So, what are actually random variables?

In statistics, a random variable is a variable whose outcome is based on some random phenomenon.

These random variables are classified into discrete random variables and continuous random variables.

Discrete Random Variables:- They are the random variables which take up a finite number of values. It usually takes up a whole number value.

Let’s consider an example.

Suppose we are tossing 3 unbiased coins. The sample space ‘S’, i.e. the whole set of outcome possibilities is;

**S={HHH,HHT,HTH,THH,HTT,THT,TTH,TTT}**, where *H* denotes head and *T* denotes tail.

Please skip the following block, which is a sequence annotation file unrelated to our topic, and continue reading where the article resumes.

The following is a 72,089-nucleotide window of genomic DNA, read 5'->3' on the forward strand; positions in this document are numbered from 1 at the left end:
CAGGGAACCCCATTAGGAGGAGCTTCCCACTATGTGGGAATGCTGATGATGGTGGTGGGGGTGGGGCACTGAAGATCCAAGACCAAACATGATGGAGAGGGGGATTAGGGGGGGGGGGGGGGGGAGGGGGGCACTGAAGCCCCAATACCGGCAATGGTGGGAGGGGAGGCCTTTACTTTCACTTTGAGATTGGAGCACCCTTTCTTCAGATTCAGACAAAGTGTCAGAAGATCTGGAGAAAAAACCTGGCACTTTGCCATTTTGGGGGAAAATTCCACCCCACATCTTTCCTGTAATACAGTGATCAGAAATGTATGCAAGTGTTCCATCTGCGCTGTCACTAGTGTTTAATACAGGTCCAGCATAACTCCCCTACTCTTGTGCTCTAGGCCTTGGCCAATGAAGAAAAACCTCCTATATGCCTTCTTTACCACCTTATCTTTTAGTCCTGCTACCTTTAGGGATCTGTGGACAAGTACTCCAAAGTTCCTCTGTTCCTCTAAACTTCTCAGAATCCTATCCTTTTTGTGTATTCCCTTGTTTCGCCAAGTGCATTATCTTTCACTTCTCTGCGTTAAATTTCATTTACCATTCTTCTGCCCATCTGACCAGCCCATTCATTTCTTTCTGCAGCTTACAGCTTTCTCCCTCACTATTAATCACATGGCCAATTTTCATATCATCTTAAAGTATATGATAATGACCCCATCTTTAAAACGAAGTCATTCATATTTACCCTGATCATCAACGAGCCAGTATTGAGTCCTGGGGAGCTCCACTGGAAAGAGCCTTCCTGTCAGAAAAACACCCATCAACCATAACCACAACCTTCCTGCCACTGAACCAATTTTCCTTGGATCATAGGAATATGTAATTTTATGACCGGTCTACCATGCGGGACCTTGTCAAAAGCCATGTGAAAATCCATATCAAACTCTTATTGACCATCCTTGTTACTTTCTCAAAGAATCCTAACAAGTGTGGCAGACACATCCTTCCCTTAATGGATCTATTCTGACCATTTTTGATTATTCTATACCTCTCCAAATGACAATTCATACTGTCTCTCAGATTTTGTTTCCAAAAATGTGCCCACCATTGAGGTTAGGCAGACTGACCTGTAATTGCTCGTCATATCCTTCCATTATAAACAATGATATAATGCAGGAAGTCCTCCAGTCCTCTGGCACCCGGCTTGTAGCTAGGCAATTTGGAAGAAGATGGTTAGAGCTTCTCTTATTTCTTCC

So if we check the possible number of heads in each toss, the random variable ‘X’ can be denoted as;

**X={0,1,2,3}**

Here we can see that the random variable takes up the values 0,1,2,3 which are discrete values.

Continuous Random Variable:- A random variable becomes a continuous random variable if it takes up any number of values inside a particular interval.

For example; suppose we consider the weights of students in a school. The weights may vary over a range and if we consider a particular range inside the whole set, the random variables will take up any value (indefinite number of values). Hence there is no discrete observation in a continuous random variable.

So that’s it about random variables.

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